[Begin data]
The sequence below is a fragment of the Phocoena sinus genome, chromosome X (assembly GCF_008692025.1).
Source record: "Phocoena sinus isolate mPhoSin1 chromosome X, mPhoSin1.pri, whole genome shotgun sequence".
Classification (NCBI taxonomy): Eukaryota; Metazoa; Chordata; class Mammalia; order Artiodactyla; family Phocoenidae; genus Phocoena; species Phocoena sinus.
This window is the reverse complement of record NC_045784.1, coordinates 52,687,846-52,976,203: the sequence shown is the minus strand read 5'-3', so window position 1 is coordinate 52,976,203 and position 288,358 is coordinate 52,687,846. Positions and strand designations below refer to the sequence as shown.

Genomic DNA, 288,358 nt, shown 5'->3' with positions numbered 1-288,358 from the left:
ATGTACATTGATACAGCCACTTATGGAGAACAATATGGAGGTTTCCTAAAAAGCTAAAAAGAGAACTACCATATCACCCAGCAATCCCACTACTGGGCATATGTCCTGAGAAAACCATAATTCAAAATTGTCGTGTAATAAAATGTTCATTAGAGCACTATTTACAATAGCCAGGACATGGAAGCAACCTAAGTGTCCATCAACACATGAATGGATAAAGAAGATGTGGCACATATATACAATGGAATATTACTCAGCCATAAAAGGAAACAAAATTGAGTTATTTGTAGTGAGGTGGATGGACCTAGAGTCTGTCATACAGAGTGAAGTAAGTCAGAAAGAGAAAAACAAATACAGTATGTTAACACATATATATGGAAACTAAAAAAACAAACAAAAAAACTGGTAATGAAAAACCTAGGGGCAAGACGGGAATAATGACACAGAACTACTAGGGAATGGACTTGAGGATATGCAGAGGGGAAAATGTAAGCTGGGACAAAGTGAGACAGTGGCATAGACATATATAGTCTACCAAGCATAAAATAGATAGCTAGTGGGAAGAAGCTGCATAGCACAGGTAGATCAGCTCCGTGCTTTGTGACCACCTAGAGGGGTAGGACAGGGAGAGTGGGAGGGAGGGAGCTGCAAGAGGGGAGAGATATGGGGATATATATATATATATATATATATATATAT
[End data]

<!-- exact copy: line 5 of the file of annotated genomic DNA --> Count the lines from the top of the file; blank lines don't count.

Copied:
Genomic DNA, 288,358 nt, shown 5'->3' with positions numbered 1-288,358 from the left: